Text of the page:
Knowing More Vs Being More
Consider that “knowing” may be the chief impediment to learning: having to know, drives our need to know. Even if someone tells us something we don’t know, we often find ourselves, reflexively and defensively responding, “I know.”
Our last two blog posts introduced first-person learning as an approach to access our being. Much of leadership development, however, is predicated on knowing more rather than being more.
Accessing our being requires discovery from questioning the unknown, and that requires vulnerability (The Power of Not Knowing). Embracing our vulnerability will challenge our sense of self. We tend to resist such a challenge with all of our being, the very being we must now examine.
Humans resist change. Given the choice of staying put and being ineffective, or of changing and succeeding, most will choose familiar ineptness over unknown change everyday of the week and twice on Tuesdays. The resistance is cunning, creative and steeped in self-deception. The really smart leverage their extra brain cells to concoct elaborate self-deceptions to justify their fixed and static viewpoints — usually at great costs to their teams and organizations.
First-person learning provides access to this undistinguished being, to discover and distinguish who we are as learners, and to unlearn outmoded approaches that no longer serve us. In time, and with practice, challenging our internal landscape and closely held beliefs can get us “out of the box” (as Arbinger terms it) increasing our capacity to listen, learn and lead.
Questioning and confronting our internal landscape loosens the grip our fixed frames of reference or mindsets have on us. This encourages us to shift from what Stanford University researcher, Carol Dweck refers to as a fixed mindset. In her book, Mindset: The New Psychology of Success Dweck reveals how praising intelligence and ability doesn’t foster the self-esteem that leads to accomplishment, but may actually jeopardize success.
Dweck’s researched much of her findings in elementary and high school children. She found that some children loved a challenge and wanted to grow. Other children, those encouraged and rewarded for knowing or having to know, were terrified at the prospect of being challenged – for fear that they might not know. She found that this bunch would cheat, lie and give up just to preserve that identity.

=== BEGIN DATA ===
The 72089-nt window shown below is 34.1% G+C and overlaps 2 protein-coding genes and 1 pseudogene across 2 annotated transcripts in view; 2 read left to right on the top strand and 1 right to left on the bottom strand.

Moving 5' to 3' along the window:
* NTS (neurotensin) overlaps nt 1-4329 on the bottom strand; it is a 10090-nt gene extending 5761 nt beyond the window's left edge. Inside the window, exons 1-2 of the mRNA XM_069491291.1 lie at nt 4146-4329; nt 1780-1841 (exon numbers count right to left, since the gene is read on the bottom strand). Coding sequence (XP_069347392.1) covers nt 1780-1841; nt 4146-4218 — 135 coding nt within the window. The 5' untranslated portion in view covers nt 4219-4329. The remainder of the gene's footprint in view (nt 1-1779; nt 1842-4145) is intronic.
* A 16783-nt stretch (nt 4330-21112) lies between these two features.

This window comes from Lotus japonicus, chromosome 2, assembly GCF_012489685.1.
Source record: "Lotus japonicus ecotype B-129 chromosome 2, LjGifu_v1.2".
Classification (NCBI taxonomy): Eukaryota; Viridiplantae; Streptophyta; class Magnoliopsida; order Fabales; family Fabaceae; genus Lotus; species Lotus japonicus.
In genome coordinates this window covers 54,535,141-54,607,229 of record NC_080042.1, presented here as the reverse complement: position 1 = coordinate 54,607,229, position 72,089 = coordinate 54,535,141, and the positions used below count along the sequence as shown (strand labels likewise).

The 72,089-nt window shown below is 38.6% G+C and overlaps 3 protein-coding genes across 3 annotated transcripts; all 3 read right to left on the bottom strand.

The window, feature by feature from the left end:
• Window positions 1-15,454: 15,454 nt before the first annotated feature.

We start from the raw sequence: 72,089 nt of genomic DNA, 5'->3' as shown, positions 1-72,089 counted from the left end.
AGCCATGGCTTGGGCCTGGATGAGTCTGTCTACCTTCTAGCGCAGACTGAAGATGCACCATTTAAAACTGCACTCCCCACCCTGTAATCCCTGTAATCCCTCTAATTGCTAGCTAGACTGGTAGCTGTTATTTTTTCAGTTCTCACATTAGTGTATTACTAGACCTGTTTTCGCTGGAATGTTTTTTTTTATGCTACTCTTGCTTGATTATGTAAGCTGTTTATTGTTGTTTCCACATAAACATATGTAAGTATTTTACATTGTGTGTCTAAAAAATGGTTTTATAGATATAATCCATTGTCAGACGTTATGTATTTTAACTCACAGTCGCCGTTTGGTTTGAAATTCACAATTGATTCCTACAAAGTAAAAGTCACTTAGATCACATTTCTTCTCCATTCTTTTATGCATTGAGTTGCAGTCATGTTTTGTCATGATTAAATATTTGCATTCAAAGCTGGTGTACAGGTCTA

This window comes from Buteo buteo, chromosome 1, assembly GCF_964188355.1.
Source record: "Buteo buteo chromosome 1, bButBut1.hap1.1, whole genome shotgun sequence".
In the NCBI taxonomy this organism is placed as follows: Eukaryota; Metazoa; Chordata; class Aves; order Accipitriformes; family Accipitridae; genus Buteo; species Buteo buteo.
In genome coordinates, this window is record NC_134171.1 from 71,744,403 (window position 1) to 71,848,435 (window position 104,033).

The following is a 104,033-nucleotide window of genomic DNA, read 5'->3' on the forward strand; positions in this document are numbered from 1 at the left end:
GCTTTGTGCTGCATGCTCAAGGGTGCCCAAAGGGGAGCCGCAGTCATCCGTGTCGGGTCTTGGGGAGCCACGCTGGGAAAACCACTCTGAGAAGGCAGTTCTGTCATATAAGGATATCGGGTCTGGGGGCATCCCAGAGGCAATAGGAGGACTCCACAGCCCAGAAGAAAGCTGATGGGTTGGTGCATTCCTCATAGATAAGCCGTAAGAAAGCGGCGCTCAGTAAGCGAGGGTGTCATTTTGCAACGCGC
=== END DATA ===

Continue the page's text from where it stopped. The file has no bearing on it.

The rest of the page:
Let’s fast-forward two decades in that child’s adult life, after receiving many accolades for being smart and knowing. Now these professionals are promoted to leadership roles and discover they cannot know everything, and that expanding leadership comes for not knowing.
Are you crazy?!? For many of these emerging leaders, they’d rather die.
In fact for many of them this is what Jack Mezriow termed a disorienting dilemma, such an identity crises that it assaults who they know and expect themselves to be. This short video clip explores some challenges.
When our identity is so wrapped up in knowing, we defend ourselves against any unknown idea. When we experience uncertainty, we may feel confronted, or even attacked. We challenge any question, control all situations, and fear the unknown. We only engage ideas that we know something about, and we will not invite discussion or dialogue with anyone that may even possibly threaten that identity.
Such rigid self-perception is part of what Dweck details, appropriately, as a fixed mindset. Her work builds an arc that helps us travel to what she terms a growth mindset.
Shifting to a growth mindset is not easy; it takes time and requires letting go of concealed beliefs, assumptions and expectations about life, success, and leadership.
When accomplished, it finds us in the same world but with a new pair of eyes: we no longer view knowledge as an indicator of self-worth, or relate to knowing as the source of our power. We are no longer threatened by not knowing, we are no longer threatened by uncomfortable questions, new situations, erratic change or unpredictable circumstances – scenarios that have now become commonplace.
Growth is no longer strategic; it is now a lifestyle. We want to learn, to expand, and can see the wisdom of embracing the diverse and unexpected over the familiar and safe. We place ourselves into the gap, and then figure out who we are in the process. We are alive.
Tony Zampella is the learning specialist at Zampella Group, which serves Learning & Development Professionals. As an instructor, researcher, and designer of learning programs and practices his work develops mindsets for creating leadership cultures.